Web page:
Over the last few months I've been adding a few designs to the Restricted Data Store. I should note that I think such things are not necessarily laudatory or condemnatory — I've chosen all of the images for how graphically interesting they are, and the fact that the bomb is nothing if not an ambiguous object. You can always say you're wearing it ironically if someone asks — apparently that lets you get away with anything these days.
Above is the official emblem of the Manhattan Project — devised after the bombs were dropped, of course. The little castle at the bottom is from the emblem of the US Army Corps of Engineers. It has a wonderful retro aesthetic style, I feel, and I managed to get a very high-quality scan of it, which I then cleaned up, and applied to all manner of clothing. There are two variants: a light logo on dark clothing (as on the left), or a dark logo on light clothing (as on the right).
Above we have the first official depiction of a nuclear fission chain reaction from the Princeton University Press edition of the Smyth Report. I've always really liked this drawing: it is very seriously drawn (no fancy embellishments), yet it is really quite understandable. This is one of the shirts that get people to ask, "what is that?" when I wear it. "Oh, nothing," I casually reply, desperately trying to keep my giddiness under wraps, "it's just, you know, a nuclear fission chain reaction from the Smyth Report! Let me tell you about what that means to me..." At which point the person asking usually regrets it, but it's far, far too late for them.
Lastly, I've recently added two more shirts: one featuring that Soviet drawing of the American implosion bomb, derived from espionage, and the other of the striking diagram illustrating the concept of "critical mass" from Glasstone and Dolan's 1977 edition of The Effects of Nuclear Weapons:
Both combine a gnomic technicality with geometric simplicity, which, as you can see, appeals to me. Maybe it will appeal to someone else in your life as well, if not yourself! For all of the clothing, I've tried to include a pretty wide range of styles and sizes. If you find your body-type or inclinations not represented, just let me know and I will be happy to try and accommodate.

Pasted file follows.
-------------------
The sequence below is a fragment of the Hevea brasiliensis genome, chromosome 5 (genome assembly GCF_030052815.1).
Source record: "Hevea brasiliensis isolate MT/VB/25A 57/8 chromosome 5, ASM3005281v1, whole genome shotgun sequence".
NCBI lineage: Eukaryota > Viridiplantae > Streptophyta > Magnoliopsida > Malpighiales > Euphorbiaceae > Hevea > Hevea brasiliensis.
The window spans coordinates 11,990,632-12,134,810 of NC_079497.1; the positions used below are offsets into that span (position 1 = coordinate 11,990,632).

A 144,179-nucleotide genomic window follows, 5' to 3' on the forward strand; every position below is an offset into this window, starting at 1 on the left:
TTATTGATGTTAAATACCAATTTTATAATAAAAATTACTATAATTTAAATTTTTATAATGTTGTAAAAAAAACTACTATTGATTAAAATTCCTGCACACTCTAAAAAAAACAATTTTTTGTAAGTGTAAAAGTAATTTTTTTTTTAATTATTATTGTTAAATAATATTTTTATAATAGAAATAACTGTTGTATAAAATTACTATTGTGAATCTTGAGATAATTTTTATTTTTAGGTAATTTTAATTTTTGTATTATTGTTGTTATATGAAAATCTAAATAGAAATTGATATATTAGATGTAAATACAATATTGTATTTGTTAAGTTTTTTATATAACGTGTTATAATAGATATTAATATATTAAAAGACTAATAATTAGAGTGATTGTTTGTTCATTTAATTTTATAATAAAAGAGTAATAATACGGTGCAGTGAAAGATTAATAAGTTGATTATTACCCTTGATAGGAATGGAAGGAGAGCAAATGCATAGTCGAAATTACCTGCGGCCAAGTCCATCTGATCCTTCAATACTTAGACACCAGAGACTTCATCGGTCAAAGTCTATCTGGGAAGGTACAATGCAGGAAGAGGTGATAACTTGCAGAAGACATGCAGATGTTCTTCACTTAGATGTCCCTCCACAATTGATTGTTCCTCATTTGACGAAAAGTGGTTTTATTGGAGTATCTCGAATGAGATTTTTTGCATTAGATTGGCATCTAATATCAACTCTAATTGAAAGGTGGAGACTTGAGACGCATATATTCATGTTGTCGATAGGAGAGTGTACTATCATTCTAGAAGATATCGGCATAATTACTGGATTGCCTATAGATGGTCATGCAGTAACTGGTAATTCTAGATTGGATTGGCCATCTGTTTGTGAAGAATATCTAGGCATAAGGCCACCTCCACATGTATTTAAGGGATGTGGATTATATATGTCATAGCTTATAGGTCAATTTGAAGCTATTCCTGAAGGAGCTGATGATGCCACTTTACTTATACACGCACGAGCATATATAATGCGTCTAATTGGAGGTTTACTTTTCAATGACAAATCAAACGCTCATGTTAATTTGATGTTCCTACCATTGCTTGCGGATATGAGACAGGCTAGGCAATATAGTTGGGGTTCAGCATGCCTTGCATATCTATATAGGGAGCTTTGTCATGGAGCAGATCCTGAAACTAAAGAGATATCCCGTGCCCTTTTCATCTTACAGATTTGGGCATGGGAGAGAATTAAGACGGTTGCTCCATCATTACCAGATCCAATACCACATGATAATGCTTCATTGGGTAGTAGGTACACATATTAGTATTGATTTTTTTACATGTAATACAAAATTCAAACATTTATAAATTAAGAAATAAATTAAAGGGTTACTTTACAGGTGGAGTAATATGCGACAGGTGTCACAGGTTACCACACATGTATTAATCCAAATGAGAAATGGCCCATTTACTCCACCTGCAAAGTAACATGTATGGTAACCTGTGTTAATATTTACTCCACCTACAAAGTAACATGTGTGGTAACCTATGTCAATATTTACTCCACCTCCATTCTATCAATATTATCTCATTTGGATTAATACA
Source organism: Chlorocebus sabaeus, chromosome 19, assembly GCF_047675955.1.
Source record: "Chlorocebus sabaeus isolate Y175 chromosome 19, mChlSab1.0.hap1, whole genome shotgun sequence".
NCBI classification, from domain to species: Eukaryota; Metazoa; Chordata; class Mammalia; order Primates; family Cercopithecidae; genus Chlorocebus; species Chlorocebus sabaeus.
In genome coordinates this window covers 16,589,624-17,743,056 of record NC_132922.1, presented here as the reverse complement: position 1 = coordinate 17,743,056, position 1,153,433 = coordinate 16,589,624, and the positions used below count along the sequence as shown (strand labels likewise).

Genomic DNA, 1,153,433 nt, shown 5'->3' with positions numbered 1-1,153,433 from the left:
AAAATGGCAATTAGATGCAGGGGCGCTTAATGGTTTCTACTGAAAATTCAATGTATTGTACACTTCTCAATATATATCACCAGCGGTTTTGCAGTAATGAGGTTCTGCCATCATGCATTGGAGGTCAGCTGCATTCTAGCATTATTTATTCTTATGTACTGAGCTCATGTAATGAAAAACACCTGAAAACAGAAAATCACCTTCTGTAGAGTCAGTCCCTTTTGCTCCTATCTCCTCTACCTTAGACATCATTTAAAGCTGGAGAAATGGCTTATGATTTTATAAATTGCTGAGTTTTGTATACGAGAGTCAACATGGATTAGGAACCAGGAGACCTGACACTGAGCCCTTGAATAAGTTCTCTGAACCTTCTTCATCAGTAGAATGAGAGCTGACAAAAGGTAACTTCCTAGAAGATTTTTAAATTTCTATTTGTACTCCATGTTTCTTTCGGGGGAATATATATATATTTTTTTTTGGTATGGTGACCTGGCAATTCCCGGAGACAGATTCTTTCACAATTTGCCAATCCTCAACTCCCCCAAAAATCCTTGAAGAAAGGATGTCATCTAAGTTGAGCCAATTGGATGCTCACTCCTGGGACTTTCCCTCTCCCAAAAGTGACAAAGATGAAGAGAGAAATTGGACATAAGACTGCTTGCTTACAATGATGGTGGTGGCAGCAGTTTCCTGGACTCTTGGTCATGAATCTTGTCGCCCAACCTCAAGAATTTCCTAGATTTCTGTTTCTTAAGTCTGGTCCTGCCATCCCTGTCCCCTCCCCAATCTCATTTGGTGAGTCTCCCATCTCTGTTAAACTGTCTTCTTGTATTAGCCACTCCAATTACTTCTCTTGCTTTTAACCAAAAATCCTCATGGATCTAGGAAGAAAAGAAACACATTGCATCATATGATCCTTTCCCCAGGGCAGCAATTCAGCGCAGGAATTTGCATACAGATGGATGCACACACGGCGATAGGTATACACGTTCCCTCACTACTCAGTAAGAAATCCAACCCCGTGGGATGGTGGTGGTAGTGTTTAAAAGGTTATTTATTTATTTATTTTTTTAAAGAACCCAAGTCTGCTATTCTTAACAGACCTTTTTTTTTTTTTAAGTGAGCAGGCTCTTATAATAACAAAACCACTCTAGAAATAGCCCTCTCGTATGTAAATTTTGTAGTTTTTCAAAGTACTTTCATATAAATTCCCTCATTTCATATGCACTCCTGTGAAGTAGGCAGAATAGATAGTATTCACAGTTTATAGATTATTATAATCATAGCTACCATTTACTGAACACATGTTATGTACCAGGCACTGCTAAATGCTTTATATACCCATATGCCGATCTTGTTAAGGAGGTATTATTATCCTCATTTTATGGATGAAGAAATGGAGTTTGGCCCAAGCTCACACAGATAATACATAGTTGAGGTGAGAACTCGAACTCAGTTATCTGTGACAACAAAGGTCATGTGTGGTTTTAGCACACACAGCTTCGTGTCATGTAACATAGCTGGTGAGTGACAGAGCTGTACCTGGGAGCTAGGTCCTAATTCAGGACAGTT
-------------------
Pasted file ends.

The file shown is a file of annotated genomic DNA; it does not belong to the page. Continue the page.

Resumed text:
There are also still many nice mugs:
All meager profits go towards the upkeep of the blog.
Lastly, I want to highlight two calendars. The first is one that I made, the 2013 Nuclear Testing Calendar. It features 12 months of striking, high-resolution photographs of American atmospheric nuclear testing. Throughout the calendar are also a number of nuclear anniversaries noted — some fairly well-known, some that will probably be new to you. The cover image is a nice indication of the sort of thing you get from this: this is an image of the nuclear test Greenhouse ITEM (1951), which I personally scanned at the US National Archives at very high resolution, and then edited out any smudges, fingerprints, and dust spots. The colors are as they were in the original — vivid reds and oranges, with an otherworldly turquoise at the center of the fireball.
The calendar is through Lulu.com, a self-publishing enterprise, but they are very high quality — the pages are crisply printed, and the page stock is heavy and professional.
One more calendar: my employer, the history program at the American Institute of Physics, sells a calendar each year as well. This year the theme is the life of Niels Bohr, since 2013 will be the 100th anniversary of the Bohr atom. The calendar is quite beautiful and would be a real boon to any science fans out there:
All sales of the Bohr calendar benefit the Emilio Segrè Visual Archives and the Niels Bohr Archive, Denmark.
- I should say, just to drift for a second: I actually think the Clock is a useful piece of publicity. A lot of coverage after the movement last year was, "oh, this doesn't mean anything, it's just a bunch of experts, you know, making a statement about how dangerous the world is"... which is exactly the point. To argue that it is anything but that is to construct an obviously foolish straw man. And really, I don't understand what the counter-argument really was, anyway. That the world was safer than the experts concluded? Maybe it was the inclusion of climate change and Congressional intransigence as serious global security issues that got the critics hackles up, but dismissing the Clock as "just publicity" is just a fool's argument, the ultimate head-in-the-sand gesture. [↩]
- "They Know It's Loaded," Time (3 December 1945). The context of the story is a proposal by John A. Wheeler for studying cosmic rays, which he claimed could help further figure out how mass-energy transformation works:
The present atomic bomb, Professor Wheeler believes, is a mere firecracker. The cornerstone of atomic physics is the Einstein Equation, which shows that all matter, on earth and elsewhere, is merely frozen energy. "It tells us that the most powerful nuclear transformation so far known, the fission of a heavy nucleus, releases only one-1,000th of the energy locked up in its mass." The sub-atomic particles which form the uranium nucleus are not themselves transformed. They are only reshuffled into smaller nuclei, with a tiny loss of mass. If protons, for instance, which are found in all nuclei, could only be transformed into energy, the explosion would be really vigorous.